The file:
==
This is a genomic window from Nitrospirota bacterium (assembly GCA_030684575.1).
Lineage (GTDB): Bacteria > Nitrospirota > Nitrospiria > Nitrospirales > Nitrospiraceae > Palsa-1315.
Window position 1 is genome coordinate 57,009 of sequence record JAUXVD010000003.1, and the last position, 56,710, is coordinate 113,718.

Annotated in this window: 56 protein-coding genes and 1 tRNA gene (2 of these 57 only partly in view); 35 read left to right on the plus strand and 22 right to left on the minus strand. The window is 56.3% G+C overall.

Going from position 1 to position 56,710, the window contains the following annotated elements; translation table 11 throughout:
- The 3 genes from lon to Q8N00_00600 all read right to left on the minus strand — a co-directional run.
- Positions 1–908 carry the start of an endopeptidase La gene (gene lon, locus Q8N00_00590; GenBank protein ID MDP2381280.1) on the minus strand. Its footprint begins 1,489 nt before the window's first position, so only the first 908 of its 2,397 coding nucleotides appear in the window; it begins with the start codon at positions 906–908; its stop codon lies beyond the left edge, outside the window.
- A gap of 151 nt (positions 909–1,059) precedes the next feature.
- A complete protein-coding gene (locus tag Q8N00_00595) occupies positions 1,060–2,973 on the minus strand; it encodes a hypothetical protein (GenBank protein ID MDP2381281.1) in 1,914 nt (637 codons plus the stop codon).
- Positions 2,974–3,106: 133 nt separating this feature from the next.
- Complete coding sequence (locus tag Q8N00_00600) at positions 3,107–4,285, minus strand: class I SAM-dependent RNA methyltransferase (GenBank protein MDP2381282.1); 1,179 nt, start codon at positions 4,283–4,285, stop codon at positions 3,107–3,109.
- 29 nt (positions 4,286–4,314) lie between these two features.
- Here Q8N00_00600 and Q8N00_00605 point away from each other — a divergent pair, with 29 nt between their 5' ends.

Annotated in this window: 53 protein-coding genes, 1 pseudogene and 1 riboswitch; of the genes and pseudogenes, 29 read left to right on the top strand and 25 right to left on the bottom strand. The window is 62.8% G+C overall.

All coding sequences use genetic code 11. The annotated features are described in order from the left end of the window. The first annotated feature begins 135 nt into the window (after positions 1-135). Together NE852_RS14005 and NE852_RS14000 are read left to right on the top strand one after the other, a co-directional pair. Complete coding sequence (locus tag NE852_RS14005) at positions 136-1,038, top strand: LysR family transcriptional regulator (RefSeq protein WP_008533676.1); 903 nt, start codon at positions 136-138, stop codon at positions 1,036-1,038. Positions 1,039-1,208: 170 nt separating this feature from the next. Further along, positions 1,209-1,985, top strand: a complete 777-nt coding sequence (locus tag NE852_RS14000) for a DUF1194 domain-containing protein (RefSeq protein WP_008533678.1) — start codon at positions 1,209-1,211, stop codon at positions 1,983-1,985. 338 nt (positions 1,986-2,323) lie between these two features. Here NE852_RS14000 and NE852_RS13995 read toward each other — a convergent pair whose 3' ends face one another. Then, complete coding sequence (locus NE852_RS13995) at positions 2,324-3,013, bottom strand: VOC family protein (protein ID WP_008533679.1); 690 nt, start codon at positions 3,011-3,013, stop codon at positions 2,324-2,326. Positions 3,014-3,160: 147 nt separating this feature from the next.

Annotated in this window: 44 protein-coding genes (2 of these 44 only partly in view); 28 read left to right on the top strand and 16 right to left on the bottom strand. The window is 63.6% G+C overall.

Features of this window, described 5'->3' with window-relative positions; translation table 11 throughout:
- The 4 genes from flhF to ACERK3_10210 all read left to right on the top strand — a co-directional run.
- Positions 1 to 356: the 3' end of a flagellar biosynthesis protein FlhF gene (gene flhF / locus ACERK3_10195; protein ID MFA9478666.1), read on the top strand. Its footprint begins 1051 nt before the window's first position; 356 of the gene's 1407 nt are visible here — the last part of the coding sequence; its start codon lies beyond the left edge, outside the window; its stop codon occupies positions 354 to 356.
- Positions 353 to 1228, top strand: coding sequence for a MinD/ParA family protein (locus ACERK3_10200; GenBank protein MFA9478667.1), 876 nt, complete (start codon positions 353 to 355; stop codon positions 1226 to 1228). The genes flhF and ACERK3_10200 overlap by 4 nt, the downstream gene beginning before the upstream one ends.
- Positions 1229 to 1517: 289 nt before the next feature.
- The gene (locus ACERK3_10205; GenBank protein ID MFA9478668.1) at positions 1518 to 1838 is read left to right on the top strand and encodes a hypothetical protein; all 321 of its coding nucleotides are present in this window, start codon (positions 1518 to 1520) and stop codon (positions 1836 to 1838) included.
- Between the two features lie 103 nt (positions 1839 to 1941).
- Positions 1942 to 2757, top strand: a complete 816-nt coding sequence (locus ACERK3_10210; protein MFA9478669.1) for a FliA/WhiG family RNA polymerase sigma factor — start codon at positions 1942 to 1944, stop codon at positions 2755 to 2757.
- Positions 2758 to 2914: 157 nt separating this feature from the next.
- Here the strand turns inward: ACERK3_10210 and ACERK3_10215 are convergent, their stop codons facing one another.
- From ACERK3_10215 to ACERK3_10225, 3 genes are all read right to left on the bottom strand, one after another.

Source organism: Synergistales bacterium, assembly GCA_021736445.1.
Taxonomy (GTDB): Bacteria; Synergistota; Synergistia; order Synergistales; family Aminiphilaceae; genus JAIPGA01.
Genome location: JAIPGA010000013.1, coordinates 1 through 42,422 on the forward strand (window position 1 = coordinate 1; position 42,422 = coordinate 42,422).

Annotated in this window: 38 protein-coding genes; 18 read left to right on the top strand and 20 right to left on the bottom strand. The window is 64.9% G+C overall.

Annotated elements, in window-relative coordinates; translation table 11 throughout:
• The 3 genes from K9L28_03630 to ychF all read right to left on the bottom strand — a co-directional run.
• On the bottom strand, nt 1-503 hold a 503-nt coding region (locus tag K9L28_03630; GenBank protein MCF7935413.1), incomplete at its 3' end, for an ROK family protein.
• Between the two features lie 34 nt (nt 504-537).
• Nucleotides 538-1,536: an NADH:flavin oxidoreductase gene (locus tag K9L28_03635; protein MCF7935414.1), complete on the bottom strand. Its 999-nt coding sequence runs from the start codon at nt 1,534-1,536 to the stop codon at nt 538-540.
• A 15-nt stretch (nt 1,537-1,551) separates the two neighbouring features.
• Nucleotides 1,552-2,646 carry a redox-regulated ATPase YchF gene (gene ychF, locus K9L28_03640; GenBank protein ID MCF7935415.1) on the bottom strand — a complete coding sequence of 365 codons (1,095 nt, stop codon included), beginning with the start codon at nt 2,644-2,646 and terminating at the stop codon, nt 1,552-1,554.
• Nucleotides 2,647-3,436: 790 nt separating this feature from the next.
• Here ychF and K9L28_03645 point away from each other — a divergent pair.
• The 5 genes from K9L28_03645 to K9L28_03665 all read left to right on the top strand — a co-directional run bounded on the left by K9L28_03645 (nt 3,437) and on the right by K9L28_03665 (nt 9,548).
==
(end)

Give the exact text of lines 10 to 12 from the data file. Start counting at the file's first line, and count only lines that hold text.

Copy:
- Positions 2,974–3,106: 133 nt separating this feature from the next.
- Complete coding sequence (locus tag Q8N00_00600) at positions 3,107–4,285, minus strand: class I SAM-dependent RNA methyltransferase (GenBank protein MDP2381282.1); 1,179 nt, start codon at positions 4,283–4,285, stop codon at positions 3,107–3,109.
- 29 nt (positions 4,286–4,314) lie between these two features.